A great thing about Clear is that the installation is plug-and-play in comparison with Windows. On the latter — with the same Intel hardware — I have to search, install and update each driver manually on first boot and periodically. Swupd is an awesome tool for that, as it does everything silently in the background. It is my favorite Clear feature by far.
My current daily setup consists of the i3 window manager with a slightly customized
.Xresources files. I don’t boot often into Gnome and rarely run the apps that come with its bundle.
I made this choice mainly because of its lightness and simplicity. Once learned and customized it can be really efficient while remaining minimal. In fact, despite I really like Gnome’s intuitive interface — and also wrote a post about that — it has some issues with low power devices and high resolutions, so it stutters enough to be completely unusable on my laptop. I’m waiting to see improvements with the imminent 3.34 release.
Currently, i3 idles at ~240MB of RAM, running also
/usr/libexec/gsd-xsettings to import Gnome preferences and GTK themes. In comparison, Gnome defaults to ~1GB, Windows and KDE Plasma stay respectively on ~1.5GB and ~580MB. I cannot say if it’s a good or bad thing, as I don’t know the technical reasons for those amounts.
The tools I’m lacking on i3 at the moment concern color management for ICC profiles (as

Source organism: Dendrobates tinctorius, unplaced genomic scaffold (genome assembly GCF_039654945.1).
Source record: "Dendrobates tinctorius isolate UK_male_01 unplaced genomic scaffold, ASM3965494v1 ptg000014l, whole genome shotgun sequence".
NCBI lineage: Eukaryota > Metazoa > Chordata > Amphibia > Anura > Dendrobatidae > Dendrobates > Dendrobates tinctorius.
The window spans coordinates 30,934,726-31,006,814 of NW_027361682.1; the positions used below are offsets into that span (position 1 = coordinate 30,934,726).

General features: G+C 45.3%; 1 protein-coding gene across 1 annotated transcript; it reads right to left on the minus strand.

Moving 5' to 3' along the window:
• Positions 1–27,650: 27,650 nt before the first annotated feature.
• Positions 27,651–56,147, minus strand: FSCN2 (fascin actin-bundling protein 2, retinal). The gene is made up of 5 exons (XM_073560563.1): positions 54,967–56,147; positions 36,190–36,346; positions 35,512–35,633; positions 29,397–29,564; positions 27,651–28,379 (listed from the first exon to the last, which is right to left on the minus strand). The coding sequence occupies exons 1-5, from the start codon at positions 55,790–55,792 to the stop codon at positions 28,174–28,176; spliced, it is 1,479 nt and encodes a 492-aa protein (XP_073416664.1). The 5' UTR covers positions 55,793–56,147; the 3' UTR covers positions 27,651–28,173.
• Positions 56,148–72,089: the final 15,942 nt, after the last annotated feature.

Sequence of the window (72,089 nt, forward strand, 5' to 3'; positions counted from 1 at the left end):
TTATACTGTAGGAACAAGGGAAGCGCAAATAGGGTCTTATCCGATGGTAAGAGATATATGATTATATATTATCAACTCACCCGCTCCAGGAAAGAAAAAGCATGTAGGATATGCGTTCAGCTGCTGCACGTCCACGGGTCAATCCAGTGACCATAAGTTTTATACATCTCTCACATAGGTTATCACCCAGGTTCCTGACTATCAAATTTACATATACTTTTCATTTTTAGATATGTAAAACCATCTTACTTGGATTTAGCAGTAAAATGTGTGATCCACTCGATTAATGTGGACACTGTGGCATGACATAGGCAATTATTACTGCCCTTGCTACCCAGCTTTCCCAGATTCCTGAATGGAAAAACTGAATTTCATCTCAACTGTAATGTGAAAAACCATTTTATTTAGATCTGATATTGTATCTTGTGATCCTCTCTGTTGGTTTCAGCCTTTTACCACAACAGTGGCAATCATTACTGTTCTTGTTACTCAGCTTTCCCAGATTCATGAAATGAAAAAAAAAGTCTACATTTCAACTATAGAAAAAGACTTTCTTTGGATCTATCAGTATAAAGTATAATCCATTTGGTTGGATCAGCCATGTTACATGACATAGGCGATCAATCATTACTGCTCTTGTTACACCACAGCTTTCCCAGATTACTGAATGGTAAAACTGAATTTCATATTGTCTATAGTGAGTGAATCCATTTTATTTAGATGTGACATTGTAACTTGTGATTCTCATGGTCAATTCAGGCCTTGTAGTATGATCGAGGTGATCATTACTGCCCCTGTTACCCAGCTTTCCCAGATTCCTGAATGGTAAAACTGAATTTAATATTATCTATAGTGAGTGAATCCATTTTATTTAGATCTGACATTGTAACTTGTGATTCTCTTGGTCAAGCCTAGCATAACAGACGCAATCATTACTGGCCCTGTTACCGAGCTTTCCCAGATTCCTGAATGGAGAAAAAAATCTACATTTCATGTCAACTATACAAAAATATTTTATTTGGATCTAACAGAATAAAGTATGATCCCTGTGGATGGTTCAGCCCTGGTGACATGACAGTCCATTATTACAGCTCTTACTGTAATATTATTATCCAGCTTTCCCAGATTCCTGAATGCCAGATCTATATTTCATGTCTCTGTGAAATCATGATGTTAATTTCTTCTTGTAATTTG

xcalib) and backlight (
brillo or maybe
clight, which I didn’t try yet but seems interesting). My laptop would benefit from loading a custom profile, since the default white temperature is too high.
A common issue with both i3 and Gnome on Xorg is diagonal tearing, I already wrote a post about that. It could be solved by bundling the Compton compositor, but I would love to switch to Sway, which is a Wayland tiling compositor. It seems to be slightly more performant even in comparison with i3wm without compositing. However, I didn’t investigate on the method used for the benchmarks. I may try to compile and bundle it as soon as I have some free time. At the moment I only tried it on Ubuntu and I was pleasantly surprised by its plug-and-play compatibility with i3wm config files, hi-DPI screen support and smoothness.
A great thing about Clear: now I have the longest battery life I ever experienced both with other GNU/Linux distributions (Ubuntu and elementaryOS) and Windows. My impressions on this are purely anecdotical, I didn’t benchmark the power usage.